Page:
What Nestlé did that was objectionable was to mount a widespread “educational” campaign combined with offering free starter samples.  And the marketing program was not just carried out in those countries where women have the means to buy sufficient formula AND have access to clean safe water.  Formula was touted in developing countries where women had traditionally breast-fed their children.  Child advocacy groups began to assess the impact of the Nestlé campaign, and concluded that in fact the formula campaign might have been the cause of rising infant deaths. (Read the whole description here-- https://en.wikipedia.org/wiki/Nestlé_boycott)

Thus began the effort to boycott Nestlé. I joined that boycott too—OK, so I wouldn’t buy chocolate bars or chocolate mix, or whatever products were marketed under the Nestlé name.

But here’s where things got complicated. Like so much business in today’s global economy, Nestlé is not a stand-alone company. It is in fact part of a huge conglomerate. You can read the whole list here-- https://en.wikipedia.org/wiki/List_of_Nestlé_brands. 

Get the picture?  Now, that list is a picture of today’s Nestlé network. But it was no less complicated when the boycott began back in the late 1970s.  Did I stick with my boycott?  Well, yes and no. As much as I could I avoided Nestlé products, but given its tentacles in so many areas, it eventually became impossible to carry out.

However, the outcome of the publicity and attendant boycott was that Nestlé changed its aggressive marketing practices…for a time.  In fact, the practice has not ended completely. And there are on-going efforts to have Nestlé not falsely market formula to women in developing countries without making it possible for the use of formula to be safe and adequate for developing infants.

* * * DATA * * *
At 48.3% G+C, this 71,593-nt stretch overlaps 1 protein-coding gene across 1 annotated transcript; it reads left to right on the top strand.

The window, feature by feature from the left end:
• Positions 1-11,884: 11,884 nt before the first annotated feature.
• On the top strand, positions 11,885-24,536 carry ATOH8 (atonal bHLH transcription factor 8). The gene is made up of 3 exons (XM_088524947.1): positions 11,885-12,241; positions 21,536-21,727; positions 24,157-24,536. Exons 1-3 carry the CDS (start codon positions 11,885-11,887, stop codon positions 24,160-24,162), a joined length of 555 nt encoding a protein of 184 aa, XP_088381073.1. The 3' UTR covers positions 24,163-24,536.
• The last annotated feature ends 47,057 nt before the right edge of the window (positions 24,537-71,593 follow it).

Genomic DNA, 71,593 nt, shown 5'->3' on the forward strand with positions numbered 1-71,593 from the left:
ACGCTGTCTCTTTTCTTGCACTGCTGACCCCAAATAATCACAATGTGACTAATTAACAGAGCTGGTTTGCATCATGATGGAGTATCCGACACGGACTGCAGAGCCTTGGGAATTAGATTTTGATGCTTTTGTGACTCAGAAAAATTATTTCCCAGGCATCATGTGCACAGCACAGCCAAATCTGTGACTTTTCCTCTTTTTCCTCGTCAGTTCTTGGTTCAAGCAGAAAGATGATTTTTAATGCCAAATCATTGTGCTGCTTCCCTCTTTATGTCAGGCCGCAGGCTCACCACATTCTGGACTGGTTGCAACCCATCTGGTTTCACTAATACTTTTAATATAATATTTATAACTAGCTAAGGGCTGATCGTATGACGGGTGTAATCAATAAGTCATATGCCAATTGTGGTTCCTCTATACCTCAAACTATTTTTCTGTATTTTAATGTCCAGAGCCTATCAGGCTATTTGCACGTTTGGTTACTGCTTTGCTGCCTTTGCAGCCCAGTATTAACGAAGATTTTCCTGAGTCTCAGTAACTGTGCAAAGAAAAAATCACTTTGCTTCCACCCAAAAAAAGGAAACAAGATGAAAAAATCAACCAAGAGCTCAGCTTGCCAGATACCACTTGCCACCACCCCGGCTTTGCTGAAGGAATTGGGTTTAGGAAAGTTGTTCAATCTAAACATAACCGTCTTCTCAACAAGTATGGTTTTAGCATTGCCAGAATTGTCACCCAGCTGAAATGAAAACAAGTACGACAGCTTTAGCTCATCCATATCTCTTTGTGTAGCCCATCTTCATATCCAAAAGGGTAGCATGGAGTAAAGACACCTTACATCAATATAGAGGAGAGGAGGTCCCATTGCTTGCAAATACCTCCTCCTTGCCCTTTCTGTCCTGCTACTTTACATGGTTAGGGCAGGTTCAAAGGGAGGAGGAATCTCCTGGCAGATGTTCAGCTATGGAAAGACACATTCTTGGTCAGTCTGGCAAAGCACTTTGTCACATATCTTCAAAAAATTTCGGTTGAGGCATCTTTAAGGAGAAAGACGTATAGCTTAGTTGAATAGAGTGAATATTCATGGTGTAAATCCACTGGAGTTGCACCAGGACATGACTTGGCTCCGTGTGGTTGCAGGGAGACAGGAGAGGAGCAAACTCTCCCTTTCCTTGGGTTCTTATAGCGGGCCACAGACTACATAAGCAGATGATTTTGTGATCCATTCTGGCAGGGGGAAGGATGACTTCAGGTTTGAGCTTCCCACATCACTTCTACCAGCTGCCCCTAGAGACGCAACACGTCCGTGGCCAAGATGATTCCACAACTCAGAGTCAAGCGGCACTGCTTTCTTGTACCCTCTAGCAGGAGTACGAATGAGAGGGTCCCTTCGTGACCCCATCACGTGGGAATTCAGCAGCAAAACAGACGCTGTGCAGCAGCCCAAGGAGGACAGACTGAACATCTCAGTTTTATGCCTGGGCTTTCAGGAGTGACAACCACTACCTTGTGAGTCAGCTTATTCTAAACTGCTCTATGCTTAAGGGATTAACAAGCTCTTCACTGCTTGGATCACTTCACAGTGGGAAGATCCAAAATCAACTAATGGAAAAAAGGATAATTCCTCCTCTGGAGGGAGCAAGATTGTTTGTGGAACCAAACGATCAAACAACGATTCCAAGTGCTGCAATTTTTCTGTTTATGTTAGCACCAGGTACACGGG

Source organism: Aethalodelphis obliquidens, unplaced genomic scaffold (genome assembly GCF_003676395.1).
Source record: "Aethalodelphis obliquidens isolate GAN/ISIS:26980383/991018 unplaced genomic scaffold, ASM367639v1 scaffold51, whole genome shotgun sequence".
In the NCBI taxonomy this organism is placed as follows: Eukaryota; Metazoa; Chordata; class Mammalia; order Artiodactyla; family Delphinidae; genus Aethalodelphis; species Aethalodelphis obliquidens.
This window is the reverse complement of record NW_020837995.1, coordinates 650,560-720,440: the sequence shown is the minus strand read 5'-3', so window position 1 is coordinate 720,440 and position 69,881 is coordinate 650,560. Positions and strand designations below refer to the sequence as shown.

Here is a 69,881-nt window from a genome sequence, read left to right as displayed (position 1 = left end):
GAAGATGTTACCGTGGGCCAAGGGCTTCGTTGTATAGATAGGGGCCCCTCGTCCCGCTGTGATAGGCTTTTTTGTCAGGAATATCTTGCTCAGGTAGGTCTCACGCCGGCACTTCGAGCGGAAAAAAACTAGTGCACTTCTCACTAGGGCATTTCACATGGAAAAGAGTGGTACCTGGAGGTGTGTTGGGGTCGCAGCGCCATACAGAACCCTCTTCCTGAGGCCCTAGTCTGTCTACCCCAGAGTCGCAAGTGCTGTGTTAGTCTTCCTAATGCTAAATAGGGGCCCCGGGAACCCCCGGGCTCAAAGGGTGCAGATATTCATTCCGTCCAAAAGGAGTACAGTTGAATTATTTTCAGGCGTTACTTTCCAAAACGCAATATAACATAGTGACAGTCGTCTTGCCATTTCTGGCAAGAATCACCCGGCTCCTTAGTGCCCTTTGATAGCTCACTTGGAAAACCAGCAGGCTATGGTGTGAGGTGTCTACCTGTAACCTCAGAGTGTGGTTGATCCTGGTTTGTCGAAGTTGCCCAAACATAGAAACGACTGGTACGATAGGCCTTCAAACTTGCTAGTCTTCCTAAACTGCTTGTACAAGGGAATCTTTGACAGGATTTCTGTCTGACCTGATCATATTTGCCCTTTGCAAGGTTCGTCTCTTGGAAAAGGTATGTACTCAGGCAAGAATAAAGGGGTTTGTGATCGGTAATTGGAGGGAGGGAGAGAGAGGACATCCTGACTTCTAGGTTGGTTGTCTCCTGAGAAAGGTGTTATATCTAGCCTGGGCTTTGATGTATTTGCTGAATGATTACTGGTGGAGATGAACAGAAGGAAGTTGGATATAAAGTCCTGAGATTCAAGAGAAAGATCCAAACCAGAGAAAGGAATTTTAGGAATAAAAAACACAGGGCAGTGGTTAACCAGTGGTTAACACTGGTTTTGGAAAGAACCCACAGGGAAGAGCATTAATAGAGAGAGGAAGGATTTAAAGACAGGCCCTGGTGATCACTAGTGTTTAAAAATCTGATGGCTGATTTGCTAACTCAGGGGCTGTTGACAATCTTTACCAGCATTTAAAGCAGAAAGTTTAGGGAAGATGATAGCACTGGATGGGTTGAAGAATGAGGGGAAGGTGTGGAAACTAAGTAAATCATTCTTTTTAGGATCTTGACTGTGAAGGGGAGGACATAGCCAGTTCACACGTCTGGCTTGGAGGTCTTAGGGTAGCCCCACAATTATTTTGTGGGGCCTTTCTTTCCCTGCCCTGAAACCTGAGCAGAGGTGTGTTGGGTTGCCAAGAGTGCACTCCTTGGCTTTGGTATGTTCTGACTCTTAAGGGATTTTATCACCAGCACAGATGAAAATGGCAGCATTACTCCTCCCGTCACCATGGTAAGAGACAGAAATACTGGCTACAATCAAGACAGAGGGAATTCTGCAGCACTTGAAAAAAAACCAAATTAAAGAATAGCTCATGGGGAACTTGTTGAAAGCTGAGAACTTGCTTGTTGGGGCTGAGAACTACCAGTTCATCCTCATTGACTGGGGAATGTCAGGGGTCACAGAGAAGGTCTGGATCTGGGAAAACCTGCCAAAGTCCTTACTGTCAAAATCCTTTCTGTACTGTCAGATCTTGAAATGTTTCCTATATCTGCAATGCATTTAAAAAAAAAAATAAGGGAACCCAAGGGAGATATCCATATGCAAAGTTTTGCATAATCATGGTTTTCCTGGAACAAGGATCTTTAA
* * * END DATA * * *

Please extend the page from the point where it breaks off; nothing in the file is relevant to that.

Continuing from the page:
And now, to the present.  The Target boycott.  Here’s one I will NOT be participating in.  What is different?  Well, I suspect you can sort that out.  Suffice it to say, that with grapes and with Nestlé, people’s lives were being hurt by the company practices.

Not so with the Target boycott. In fact, what Target has done—announce an open bathroom policy for transgendered people—has made it possible for some people to live safer lives.

The people boycotting have made various astounding assertions about how THEY will be harmed by this open bathroom policy. I have even read statements that some people plan to be “packing” when they enter a bathroom.  Just in case they encounter a transgendered person. Just so they can “blow them away.”  REALLY? How insane is that.

Perhaps you have discerned the distinction I draw between the two examples of boycotts in which I participated, and this last boycott.  In the case of grapes or Nestlé, my lifestyle was not being harmed. Even though I was not personally affected by what the grape companies or Nestlé was doing, I joined to bring about social change that would make someone else’s life better. 

It seems to me the Target boycott is all about the people who are mounting the boycott feeling that THEY are the ones suffering.  Frankly, that just puzzles me no end.  The transgendered person—who uses the bathroom of birth gender NOW—can be threatened and harmed by being in the “correct” bathroom.  And Target’s policy change will “fix” that.  EXCEPT.  Except if some person decides that he or she should NOT be using that bathroom and takes it out on the transgendered person.

Despite all these words I have used to get to this point—this whole boycott leaves me SPEECHLESS.